Pentagon report faults system on disability Many claims called unjustifiable

July 07, 1992|By Mark Thompson | Mark Thompson,Knight-Ridder News Service

WASHINGTON -- The military's disability system is a lot like a lottery: With perseverance, a soldier can wind up a winner.

Despite rules barring payments for stupidity or neglect, a new Pentagon inspector general's report shows:

* One serviceman shot himself in the knee while chasing rabbits at his parents' home at 11 p.m. and pocketed $4,700 in severance pay for his injury. Because he was breaking the law by hunting after sunset -- and running with a cocked and loaded gun -- he should have received nothing, the report said.

* A Marine partly blinded when hit in the eye by a thrown beer bottle was permitted to retire with 30 percent disability, even though he had been drinking the day of the fight, drank "four to six bottles of wine each day and used $1,500 worth of crack cocaine each month," the audit found.

* One soldier who lost his leg in Vietnam stayed in the Army another 19 years while the government paid for his medical degree as he specialized in orthopedics. In 1990, he accepted a tax-free disability retirement -- at 80 percent of his active-duty pay, or $36,000 a year. He is now a civilian orthopedist.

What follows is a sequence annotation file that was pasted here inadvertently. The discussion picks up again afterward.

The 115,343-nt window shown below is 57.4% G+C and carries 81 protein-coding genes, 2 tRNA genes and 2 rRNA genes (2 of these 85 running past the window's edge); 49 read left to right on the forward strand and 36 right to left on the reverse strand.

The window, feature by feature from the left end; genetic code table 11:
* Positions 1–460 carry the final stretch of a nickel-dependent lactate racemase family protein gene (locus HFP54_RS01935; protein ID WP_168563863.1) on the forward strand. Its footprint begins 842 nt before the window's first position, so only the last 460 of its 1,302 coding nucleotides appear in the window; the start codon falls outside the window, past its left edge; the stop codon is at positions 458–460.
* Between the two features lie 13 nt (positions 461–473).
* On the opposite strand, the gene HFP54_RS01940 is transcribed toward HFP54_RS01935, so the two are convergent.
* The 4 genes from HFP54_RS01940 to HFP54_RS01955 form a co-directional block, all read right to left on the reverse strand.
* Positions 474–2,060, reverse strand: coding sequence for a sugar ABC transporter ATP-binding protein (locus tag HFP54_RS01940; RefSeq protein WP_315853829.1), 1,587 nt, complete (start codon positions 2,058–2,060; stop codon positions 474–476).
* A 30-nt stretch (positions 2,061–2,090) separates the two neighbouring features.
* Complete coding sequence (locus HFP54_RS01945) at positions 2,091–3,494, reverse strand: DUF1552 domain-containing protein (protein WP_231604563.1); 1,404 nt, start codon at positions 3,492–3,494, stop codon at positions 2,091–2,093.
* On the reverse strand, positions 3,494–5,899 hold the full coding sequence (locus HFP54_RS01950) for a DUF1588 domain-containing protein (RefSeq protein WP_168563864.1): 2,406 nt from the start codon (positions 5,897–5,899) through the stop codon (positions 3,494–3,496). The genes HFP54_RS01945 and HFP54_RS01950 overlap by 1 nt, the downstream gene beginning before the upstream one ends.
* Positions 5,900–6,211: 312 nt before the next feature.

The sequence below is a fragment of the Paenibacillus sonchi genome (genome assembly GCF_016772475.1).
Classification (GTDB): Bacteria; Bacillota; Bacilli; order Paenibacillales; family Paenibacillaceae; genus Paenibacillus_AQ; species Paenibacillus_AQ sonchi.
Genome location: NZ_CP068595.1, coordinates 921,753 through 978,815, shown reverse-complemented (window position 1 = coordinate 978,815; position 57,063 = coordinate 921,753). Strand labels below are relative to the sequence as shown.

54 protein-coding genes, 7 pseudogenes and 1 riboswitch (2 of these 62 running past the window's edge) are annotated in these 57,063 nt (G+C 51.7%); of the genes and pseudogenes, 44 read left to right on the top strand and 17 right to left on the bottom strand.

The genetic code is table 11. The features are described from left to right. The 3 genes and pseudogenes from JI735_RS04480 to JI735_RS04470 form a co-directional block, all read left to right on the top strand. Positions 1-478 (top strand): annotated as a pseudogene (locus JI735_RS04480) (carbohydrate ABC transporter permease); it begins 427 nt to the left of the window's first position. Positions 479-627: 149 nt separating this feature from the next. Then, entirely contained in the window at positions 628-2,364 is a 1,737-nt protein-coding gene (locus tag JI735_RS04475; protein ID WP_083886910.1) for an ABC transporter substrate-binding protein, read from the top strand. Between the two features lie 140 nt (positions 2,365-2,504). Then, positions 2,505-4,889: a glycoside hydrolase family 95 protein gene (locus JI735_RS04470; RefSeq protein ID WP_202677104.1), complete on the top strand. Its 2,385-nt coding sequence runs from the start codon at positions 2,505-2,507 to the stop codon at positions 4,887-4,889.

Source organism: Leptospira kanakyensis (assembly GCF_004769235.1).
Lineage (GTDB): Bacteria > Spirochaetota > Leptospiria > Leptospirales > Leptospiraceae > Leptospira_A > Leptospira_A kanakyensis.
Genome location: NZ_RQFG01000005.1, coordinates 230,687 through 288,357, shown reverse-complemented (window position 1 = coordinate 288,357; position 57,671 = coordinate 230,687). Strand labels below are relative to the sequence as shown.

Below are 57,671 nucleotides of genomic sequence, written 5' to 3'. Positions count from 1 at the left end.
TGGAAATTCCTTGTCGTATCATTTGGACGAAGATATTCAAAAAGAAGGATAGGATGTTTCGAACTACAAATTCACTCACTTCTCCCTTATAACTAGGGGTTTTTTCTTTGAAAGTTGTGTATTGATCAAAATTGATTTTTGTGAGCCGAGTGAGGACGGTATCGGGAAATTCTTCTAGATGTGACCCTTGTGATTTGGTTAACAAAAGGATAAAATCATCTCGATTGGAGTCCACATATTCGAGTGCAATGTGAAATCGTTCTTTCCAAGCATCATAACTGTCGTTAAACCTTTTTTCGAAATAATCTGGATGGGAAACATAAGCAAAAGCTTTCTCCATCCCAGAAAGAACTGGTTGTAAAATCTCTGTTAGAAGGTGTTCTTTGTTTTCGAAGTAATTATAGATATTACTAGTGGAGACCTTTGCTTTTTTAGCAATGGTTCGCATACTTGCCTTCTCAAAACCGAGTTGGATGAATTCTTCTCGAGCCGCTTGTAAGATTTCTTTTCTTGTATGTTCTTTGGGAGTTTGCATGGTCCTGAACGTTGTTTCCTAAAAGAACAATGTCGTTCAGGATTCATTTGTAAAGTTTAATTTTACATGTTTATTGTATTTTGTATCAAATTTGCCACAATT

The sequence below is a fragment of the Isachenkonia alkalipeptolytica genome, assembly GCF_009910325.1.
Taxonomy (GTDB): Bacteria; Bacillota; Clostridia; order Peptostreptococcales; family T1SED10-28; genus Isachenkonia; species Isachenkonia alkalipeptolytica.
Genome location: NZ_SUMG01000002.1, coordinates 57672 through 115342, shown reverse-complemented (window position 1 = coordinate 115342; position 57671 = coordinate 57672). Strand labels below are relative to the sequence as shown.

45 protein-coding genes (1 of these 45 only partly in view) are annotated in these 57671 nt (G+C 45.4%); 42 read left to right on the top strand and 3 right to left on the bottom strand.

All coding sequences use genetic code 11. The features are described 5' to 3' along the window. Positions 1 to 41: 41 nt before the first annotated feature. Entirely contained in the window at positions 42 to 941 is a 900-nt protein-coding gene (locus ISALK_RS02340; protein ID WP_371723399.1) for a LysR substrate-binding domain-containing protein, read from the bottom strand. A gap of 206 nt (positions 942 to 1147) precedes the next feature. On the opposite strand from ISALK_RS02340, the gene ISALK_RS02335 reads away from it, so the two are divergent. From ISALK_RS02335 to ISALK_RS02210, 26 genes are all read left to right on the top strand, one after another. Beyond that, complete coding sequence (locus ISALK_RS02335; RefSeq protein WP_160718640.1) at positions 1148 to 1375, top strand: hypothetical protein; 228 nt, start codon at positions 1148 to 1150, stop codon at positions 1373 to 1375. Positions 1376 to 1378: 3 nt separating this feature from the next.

The report concluded that while more than 75 percent of disability claims are justified, the Defense Department's medical disability system "is not efficient or economical." Pentagon officials acknowledged weaknesses in the system and said they were making improvements.

"We recognize that some streamlining is good for the system," said Dr. Donald Mapes, an Air Force colonel who helps run the disability system. "We feel that can save considerable money."

However, Dr. Mapes disagreed with the assertion that some of the disabled were improperly evaluated. "None of the auditors were physicians, yet they said that highly qualified people like our physicians and other experts don't know how to do it," he said.

Baltimore Sun Articles
Please note the green-lined linked article text has been applied commercially without any involvement from our newsroom editors, reporters or any other editorial staff.